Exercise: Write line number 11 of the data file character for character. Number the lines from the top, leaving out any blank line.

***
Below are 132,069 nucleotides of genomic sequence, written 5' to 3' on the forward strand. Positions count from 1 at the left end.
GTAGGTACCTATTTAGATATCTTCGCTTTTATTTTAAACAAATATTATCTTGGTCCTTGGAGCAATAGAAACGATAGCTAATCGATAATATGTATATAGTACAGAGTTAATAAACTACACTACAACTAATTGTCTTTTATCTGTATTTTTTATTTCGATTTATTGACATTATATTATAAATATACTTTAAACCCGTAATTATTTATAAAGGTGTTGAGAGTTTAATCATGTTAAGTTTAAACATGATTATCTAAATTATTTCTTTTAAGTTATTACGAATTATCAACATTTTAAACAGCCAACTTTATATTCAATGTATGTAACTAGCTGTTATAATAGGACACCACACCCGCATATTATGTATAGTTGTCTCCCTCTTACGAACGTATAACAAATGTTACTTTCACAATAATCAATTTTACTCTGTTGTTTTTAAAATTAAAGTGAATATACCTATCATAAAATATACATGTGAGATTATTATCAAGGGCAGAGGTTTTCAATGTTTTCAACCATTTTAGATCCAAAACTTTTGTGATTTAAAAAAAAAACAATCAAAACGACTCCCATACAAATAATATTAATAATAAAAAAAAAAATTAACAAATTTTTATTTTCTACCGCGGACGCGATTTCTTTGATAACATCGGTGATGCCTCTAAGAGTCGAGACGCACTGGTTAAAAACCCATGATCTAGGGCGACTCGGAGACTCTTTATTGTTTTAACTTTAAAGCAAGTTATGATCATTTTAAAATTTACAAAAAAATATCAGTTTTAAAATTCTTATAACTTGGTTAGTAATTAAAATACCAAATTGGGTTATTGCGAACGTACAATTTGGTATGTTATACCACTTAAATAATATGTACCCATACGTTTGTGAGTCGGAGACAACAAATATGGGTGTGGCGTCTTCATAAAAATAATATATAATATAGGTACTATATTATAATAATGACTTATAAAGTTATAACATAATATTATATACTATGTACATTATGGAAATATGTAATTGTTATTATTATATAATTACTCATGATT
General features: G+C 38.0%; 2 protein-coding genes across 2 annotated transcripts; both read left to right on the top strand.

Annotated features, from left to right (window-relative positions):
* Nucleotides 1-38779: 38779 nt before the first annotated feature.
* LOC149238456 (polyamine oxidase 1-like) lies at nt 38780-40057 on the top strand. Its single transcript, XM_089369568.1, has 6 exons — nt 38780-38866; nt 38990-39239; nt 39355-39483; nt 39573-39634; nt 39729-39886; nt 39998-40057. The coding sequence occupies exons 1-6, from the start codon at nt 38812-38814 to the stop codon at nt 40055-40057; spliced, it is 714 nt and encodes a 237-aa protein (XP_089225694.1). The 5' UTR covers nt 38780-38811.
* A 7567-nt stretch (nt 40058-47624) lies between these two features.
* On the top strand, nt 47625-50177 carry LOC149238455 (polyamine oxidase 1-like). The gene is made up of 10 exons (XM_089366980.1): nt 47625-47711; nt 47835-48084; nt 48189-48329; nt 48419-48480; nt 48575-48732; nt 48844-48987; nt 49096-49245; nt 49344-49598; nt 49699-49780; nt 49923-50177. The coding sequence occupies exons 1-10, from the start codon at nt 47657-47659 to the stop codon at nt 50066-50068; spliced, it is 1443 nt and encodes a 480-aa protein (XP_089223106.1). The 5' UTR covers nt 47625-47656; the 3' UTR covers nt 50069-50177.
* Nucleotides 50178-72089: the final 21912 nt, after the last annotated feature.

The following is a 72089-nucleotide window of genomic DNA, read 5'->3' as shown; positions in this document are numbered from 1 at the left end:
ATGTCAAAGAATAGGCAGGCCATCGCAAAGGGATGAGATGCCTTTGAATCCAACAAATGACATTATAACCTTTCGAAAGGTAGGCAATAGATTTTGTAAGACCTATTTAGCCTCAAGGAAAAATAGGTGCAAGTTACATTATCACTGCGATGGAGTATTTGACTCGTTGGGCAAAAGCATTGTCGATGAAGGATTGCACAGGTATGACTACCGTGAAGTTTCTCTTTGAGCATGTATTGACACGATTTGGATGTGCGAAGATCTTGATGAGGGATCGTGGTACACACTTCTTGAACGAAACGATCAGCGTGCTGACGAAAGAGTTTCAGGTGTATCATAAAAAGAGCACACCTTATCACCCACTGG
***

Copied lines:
ATGTCAAAGAATAGGCAGGCCATCGCAAAGGGATGAGATGCCTTTGAATCCAACAAATGACATTATAACCTTTCGAAAGGTAGGCAATAGATTTTGTAAGACCTATTTAGCCTCAAGGAAAAATAGGTGCAAGTTACATTATCACTGCGATGGAGTATTTGACTCGTTGGGCAAAAGCATTGTCGATGAAGGATTGCACAGGTATGACTACCGTGAAGTTTCTCTTTGAGCATGTATTGACACGATTTGGATGTGCGAAGATCTTGATGAGGGATCGTGGTACACACTTCTTGAACGAAACGATCAGCGTGCTGACGAAAGAGTTTCAGGTGTATCATAAAAAGAGCACACCTTATCACCCACTGG